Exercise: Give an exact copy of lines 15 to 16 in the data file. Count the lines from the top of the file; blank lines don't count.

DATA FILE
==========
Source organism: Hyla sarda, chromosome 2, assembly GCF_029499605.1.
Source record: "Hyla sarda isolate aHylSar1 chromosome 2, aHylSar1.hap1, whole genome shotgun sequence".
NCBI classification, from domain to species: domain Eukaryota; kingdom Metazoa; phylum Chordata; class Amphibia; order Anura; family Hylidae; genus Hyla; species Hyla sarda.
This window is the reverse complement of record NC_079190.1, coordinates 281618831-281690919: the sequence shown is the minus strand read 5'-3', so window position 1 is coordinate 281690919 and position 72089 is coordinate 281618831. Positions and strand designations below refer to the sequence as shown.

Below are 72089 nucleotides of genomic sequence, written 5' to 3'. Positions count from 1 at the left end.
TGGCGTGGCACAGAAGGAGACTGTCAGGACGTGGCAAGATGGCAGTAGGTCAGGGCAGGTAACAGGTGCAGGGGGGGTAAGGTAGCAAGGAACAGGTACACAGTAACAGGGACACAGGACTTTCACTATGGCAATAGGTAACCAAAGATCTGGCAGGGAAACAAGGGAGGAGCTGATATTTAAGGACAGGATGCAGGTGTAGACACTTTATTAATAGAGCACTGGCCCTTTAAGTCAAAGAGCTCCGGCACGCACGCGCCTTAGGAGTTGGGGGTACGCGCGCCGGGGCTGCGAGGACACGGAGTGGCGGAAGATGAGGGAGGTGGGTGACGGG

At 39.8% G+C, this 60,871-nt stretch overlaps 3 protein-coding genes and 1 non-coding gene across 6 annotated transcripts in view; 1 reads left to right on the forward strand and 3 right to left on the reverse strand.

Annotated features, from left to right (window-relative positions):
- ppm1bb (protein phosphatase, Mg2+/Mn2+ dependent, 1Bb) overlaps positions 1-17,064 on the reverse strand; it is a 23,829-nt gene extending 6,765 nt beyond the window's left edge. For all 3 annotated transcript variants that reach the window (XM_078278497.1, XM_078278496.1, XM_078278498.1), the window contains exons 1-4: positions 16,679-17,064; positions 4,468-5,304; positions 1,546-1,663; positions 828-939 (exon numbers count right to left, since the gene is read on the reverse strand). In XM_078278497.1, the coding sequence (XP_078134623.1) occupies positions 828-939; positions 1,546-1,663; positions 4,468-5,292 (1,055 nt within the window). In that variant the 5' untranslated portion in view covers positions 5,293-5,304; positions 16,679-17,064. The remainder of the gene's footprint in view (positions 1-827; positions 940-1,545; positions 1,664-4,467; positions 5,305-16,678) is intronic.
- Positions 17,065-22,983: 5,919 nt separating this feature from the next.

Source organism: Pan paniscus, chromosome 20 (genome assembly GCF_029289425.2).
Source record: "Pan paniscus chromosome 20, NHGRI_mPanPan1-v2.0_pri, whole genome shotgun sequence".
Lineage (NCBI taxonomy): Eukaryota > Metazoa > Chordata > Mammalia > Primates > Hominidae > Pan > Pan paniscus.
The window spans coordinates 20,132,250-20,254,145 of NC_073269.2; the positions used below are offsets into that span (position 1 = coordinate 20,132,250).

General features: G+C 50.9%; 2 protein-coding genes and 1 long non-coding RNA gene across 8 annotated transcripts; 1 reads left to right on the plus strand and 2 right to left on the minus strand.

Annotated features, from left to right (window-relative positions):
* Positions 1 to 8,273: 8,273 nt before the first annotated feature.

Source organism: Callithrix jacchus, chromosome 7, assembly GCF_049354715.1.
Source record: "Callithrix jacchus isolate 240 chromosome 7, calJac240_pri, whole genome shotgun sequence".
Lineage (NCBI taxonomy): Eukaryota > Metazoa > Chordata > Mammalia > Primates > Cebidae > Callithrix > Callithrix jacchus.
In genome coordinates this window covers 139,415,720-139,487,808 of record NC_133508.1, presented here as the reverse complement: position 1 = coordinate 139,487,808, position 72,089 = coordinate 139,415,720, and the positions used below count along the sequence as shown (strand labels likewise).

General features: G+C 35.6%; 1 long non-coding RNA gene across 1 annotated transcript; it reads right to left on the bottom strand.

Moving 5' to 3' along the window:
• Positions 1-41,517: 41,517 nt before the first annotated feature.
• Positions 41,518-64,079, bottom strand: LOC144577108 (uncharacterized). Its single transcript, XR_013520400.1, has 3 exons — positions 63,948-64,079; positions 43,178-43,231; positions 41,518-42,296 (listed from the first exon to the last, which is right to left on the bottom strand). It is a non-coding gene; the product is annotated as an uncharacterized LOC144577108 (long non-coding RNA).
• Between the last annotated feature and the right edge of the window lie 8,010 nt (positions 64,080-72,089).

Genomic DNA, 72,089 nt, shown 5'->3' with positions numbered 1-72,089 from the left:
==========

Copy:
General features: G+C 50.9%; 2 protein-coding genes and 1 long non-coding RNA gene across 8 annotated transcripts; 1 reads left to right on the plus strand and 2 right to left on the minus strand.

Annotated features, from left to right (window-relative positions):